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Cholesterol Deposits in and around the Eyes

Cholesterol deposits around the eyes are a sign of high cholesterol. The condition is also referred to as xanthelasma. Although cholesterol deposits around the eyes may not always signify high cholesterol, it’s still important to check your blood as many other conditions cite this as a symptom.

Cholesterol deposits around the eyes do not cause any discomfort, although for some this may be an unsightly image. These spots can appear yellowish in color and vary in size. They can span all around the eyes, including the eyelid or even the corners of the eyes.

Although cholesterol deposits around the eyes can be removed surgically, in some cases this is not recommended – for example, if the spot is too close to the eye. Plus, this can lead to scarring. If you need burniva appetite suppressant, you should try to lower your cholesterol.

Causes of Cholesterol Deposits in the Eyes

Anyone middle-aged or older can develop cholesterol deposits in the eyes if they have high cholesterol and fat in their blood. This condition is more common among women than men.

Causes of cholesterol deposits in the eyes include having high LDL cholesterol and low HDL cholesterol, having familial hypercholesterolemia (a type of high cholesterol that is passed on within families and genes), and having primary biliary cirrhosis, which is a type of liver disease.

Research has also suggested that heavy drinking and smoking can contribute to xanthelasma along with making you appear older.

What Are the Symptoms of Xanthelasma?

The primary symptom of xanthelasma is the appearance of yellow spots in and around the eyes. These spots appear soft, flat, yellowish, and lumpy. The lump will appear near the inner corner of the eyes and can develop symmetrically around both eyes.

Some lumps can grow and form together to create a larger lump. Patients rarely experience itchiness or pain and in rare instances, it can lead to changes in vision or a droopy eye.

Xanthelasma Can Predict Increased Risk of Cardiovascular Disease

A study looked at 12,745 to explore whether or not xanthelasma could be a predictor of cardiovascular disease risk. Of the group, 4.4 percent had xanthelasma and 24.8 percent had arcus cornea at baseline.

During the follow-up period, 1,872 developed myocardial infarction, 3,699 developed ischemic heart disease, 1,498 developed ischemic strokes, 1,815 developed ischemic cerebrovascular diseases, and 8,507 died.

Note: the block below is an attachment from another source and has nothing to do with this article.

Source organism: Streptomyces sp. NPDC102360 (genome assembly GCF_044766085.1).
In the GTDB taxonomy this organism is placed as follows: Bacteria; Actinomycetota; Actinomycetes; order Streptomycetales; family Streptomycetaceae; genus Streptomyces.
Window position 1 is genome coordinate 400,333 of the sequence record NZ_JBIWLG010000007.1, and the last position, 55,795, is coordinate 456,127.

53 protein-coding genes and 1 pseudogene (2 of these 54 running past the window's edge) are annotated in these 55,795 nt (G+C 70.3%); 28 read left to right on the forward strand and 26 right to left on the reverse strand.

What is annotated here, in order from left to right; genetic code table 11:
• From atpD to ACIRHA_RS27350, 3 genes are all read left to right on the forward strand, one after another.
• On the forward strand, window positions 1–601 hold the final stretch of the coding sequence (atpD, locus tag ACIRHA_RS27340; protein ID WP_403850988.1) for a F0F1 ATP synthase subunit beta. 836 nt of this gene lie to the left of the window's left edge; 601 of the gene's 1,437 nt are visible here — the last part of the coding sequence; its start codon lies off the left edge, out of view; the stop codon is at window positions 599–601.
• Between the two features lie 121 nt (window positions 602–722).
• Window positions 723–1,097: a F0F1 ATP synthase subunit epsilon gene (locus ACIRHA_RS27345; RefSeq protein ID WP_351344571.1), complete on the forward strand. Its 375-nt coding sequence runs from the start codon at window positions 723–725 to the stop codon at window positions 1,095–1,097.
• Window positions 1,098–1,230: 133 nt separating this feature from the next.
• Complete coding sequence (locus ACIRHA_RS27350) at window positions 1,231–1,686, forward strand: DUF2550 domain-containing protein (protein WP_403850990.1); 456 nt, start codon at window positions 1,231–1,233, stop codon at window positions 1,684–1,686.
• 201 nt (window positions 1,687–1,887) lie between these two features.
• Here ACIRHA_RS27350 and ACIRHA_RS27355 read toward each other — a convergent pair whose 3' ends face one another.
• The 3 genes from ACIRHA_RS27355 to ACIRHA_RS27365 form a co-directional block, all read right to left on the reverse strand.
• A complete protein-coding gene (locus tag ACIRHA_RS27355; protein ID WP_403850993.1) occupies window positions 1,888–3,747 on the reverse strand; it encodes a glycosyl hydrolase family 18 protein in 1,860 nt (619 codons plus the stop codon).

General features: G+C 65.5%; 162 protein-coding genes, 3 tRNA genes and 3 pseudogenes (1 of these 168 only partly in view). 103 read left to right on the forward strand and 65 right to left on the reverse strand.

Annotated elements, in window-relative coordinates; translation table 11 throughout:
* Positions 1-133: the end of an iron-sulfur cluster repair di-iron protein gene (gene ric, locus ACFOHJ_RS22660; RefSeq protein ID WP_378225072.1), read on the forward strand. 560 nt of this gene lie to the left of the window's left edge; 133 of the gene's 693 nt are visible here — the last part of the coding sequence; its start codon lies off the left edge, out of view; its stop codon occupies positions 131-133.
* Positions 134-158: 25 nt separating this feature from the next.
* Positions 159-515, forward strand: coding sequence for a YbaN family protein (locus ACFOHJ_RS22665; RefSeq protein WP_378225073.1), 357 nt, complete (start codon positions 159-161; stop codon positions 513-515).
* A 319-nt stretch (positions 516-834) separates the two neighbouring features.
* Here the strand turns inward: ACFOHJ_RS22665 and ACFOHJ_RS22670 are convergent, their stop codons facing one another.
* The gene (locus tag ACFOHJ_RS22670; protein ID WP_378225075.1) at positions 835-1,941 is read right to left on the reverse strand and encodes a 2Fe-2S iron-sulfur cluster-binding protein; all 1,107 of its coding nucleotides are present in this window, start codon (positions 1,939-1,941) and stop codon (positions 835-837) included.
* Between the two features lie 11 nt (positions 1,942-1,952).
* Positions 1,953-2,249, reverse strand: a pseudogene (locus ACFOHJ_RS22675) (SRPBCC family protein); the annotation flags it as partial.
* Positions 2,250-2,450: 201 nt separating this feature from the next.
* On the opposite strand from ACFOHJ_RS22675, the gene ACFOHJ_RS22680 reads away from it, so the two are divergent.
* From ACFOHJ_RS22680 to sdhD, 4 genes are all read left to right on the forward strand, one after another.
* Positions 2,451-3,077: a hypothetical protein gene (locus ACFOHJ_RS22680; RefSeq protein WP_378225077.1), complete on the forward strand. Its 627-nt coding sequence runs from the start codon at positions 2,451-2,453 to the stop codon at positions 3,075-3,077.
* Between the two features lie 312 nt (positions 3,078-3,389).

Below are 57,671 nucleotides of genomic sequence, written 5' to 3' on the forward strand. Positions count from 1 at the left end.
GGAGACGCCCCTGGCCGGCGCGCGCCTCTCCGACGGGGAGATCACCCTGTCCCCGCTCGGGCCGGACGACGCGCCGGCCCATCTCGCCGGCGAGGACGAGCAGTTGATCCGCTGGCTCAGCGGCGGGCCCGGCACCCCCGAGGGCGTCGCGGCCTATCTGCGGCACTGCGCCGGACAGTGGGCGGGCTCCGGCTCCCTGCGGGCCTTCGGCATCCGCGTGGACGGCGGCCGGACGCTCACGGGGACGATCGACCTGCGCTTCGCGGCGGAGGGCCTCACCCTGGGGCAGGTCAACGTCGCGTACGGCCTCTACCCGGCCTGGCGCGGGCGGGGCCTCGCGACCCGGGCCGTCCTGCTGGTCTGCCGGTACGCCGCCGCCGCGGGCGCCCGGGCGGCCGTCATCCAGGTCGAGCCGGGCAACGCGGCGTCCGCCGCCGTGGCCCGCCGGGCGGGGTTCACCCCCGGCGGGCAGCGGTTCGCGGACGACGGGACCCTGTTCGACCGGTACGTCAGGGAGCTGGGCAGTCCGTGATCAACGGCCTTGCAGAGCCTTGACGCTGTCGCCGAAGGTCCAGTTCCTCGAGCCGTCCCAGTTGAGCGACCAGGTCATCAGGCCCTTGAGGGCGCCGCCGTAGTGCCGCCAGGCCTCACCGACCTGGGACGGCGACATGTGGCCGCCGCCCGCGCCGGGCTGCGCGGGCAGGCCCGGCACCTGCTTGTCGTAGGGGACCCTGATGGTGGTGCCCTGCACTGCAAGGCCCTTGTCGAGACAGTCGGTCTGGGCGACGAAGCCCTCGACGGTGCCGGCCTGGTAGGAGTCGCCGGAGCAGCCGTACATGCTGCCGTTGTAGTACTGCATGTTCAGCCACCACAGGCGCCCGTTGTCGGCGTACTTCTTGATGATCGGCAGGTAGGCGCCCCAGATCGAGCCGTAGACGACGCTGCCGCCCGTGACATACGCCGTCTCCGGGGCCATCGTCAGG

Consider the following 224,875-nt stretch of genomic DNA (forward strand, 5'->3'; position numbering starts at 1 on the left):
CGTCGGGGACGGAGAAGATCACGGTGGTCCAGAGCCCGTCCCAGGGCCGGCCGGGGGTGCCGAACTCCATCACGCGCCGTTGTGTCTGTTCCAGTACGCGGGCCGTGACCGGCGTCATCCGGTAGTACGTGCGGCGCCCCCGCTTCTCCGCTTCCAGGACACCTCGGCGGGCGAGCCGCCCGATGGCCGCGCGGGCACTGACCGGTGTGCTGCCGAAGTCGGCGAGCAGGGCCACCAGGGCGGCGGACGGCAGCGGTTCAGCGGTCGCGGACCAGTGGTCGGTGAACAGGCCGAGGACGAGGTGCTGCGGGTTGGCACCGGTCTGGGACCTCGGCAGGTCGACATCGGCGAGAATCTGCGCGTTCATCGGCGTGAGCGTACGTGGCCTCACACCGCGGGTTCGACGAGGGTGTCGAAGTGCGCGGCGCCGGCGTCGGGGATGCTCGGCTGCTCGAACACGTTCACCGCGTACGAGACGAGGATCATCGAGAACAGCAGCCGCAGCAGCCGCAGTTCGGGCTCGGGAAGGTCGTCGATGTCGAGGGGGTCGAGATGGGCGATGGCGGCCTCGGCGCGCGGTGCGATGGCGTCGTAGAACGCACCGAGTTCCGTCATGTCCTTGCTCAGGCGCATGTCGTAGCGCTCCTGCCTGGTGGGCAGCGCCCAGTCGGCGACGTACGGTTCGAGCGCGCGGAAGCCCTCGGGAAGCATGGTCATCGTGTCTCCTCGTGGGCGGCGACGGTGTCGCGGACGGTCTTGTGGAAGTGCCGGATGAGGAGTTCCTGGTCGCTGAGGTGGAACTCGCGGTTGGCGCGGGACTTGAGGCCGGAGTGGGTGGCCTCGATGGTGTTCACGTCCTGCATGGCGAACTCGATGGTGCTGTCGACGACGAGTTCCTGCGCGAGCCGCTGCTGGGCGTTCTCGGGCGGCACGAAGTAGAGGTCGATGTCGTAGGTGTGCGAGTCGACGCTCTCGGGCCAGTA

After analysis, the researchers suggest that having xanthelasma could be a predictor of heart attack, heart disease, severe atherosclerosis, and death. On the other hand, arcus cornea was not found to be a predictor of cardiovascular disease.

How Are Cholesterol Deposits in the Eyes Diagnosed?

Diagnosis of cholesterol deposits in the eyes is generally done through a visual examination along with blood work to check liver function, cholesterol levels, test for diabetes, and assess the patient for cardiovascular disease risk factors.

Your doctor may also scrap some of the lumps off for testing to confirm the diagnosis.

Treatment Methods for Cholesterol Deposits around Eyes

Treatment Methods for Cholesterol Deposits around Eyes
Cholesterol deposits won’t go away on their own and you will need to see your doctor in order to have them removed. Your doctor may perform a surgical excision where a small blade is used to remove the lump. Chemical cauterization uses chlorinated acetic acids to remove cholesterol deposits.

Cryotherapy is where the lump is frozen to be removed. Carbon dioxide and argon laser ablation is less invasive but may lead to discoloring of the skin. Lastly, electrodesiccation which is an electrical needle and is a treatment that is used in part by cryotherapy.

Depending on size and severity of the cholesterol deposits that will determine what mode of treatment your doctor uses.

Once you have had your cholesterol deposits removed, you will want to ensure they don’t come back. This can be done by reducing your cholesterol levels which can be controlled through diet, exercise, and medications, reduce your alcohol intake, don’t smoke, and increasing your fiber and protein intake.